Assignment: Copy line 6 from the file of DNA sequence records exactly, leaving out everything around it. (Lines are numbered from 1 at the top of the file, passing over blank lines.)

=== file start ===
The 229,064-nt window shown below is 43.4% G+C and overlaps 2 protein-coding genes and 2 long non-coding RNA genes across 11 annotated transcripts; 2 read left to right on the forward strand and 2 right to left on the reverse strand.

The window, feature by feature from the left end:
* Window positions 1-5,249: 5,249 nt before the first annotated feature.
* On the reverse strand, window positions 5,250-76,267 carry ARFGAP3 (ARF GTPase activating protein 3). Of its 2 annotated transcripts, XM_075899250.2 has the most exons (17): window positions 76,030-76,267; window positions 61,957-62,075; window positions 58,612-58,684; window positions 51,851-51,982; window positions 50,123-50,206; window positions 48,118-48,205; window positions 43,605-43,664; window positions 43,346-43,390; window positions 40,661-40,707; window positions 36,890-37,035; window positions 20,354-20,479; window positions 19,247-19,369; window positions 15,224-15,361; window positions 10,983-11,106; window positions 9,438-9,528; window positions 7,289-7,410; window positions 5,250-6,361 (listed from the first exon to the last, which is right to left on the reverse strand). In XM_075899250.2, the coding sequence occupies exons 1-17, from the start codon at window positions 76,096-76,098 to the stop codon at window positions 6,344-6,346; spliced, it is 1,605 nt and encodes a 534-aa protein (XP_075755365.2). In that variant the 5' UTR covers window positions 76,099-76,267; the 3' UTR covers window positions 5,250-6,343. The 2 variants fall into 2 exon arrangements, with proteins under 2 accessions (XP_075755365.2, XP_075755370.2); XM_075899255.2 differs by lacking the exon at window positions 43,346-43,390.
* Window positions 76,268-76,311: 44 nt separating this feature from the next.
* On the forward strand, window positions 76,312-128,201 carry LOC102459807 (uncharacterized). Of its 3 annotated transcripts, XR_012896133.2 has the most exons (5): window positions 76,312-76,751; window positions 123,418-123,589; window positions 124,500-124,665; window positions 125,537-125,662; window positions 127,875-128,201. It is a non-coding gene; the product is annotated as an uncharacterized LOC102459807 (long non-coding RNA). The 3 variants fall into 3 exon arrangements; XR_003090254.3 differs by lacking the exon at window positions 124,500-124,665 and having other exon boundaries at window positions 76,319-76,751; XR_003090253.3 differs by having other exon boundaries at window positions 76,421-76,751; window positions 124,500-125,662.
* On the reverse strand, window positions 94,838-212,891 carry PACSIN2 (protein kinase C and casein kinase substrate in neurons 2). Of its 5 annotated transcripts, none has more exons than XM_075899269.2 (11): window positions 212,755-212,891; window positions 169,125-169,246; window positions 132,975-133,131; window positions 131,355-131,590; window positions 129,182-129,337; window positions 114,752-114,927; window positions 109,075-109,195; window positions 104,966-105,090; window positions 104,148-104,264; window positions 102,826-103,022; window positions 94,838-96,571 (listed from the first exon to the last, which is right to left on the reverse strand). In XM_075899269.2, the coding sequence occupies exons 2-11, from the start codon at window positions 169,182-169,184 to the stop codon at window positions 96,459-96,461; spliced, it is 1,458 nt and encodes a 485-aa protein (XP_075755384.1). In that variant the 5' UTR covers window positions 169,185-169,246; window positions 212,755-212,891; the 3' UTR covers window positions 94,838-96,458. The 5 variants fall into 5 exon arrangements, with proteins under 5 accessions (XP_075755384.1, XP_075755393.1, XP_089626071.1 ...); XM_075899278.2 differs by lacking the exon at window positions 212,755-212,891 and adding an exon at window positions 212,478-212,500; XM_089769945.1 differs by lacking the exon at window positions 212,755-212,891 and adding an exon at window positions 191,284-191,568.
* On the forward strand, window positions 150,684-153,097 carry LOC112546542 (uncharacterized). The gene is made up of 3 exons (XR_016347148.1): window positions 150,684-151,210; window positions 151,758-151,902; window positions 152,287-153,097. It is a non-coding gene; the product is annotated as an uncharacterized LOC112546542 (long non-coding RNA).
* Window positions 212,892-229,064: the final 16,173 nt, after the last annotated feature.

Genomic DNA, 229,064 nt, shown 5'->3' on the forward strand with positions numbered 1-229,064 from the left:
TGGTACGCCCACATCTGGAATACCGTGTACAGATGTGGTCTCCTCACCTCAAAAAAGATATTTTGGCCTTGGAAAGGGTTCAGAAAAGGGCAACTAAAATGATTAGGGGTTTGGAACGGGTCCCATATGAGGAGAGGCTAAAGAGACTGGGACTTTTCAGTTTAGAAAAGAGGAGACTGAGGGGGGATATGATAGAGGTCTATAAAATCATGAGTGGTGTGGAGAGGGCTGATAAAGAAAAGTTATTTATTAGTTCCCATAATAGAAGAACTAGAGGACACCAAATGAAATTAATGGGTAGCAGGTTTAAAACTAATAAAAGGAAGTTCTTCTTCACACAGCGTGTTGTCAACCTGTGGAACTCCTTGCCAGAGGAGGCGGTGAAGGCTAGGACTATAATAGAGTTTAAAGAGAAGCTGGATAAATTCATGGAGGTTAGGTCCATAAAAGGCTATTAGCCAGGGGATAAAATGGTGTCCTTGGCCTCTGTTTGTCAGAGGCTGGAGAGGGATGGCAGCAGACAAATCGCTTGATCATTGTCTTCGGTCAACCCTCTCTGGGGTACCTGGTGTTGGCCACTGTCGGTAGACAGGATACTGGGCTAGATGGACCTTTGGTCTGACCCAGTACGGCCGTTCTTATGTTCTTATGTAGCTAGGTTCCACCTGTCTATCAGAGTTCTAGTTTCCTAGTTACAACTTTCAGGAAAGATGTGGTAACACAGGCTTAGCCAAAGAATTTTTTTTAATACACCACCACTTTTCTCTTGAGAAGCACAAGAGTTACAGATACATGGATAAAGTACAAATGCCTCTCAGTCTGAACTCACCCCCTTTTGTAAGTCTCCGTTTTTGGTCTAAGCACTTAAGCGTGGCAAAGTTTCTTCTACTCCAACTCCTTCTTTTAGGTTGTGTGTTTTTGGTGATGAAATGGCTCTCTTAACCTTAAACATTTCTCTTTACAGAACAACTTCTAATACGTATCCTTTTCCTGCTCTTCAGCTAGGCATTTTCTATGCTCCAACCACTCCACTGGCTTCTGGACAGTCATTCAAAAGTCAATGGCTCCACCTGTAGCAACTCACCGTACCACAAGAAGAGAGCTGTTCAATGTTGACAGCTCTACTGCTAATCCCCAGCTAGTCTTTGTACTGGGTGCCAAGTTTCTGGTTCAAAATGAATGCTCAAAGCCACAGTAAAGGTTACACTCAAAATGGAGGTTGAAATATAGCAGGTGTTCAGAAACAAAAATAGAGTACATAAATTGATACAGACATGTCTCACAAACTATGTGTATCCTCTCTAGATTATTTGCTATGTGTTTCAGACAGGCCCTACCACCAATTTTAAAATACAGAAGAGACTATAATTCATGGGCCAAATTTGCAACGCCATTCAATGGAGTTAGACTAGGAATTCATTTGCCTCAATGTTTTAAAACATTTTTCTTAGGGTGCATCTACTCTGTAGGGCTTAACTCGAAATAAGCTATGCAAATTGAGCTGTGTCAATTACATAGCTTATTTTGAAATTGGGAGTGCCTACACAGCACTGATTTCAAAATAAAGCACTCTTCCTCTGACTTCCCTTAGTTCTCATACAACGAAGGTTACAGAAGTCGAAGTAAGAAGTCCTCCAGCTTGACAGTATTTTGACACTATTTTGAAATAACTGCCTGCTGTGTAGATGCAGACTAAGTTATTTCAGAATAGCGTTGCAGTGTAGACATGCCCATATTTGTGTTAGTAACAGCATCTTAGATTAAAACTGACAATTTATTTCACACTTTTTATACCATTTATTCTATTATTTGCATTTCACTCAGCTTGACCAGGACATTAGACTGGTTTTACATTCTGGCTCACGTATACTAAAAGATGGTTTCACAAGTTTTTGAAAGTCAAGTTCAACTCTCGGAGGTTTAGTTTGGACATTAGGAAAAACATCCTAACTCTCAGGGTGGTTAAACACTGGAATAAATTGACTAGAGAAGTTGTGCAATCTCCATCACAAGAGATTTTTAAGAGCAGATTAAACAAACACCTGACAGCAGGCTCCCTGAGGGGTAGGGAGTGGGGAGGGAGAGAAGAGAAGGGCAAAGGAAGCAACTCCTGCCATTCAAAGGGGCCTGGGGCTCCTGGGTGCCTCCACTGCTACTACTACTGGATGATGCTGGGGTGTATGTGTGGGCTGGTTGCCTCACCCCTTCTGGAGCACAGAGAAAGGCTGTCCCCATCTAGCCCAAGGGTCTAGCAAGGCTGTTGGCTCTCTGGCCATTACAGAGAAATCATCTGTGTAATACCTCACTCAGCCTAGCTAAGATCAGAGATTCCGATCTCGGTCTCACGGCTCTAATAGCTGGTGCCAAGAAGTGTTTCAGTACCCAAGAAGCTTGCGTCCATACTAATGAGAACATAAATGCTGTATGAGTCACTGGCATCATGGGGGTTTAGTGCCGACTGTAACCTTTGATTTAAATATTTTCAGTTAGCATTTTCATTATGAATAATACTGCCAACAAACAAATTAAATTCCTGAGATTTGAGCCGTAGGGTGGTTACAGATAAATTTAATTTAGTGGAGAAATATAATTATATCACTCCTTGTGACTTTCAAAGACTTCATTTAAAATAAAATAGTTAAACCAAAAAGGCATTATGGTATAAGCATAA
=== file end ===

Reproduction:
* On the forward strand, window positions 76,312-128,201 carry LOC102459807 (uncharacterized). Of its 3 annotated transcripts, XR_012896133.2 has the most exons (5): window positions 76,312-76,751; window positions 123,418-123,589; window positions 124,500-124,665; window positions 125,537-125,662; window positions 127,875-128,201. It is a non-coding gene; the product is annotated as an uncharacterized LOC102459807 (long non-coding RNA). The 3 variants fall into 3 exon arrangements; XR_003090254.3 differs by lacking the exon at window positions 124,500-124,665 and having other exon boundaries at window positions 76,319-76,751; XR_003090253.3 differs by having other exon boundaries at window positions 76,421-76,751; window positions 124,500-125,662.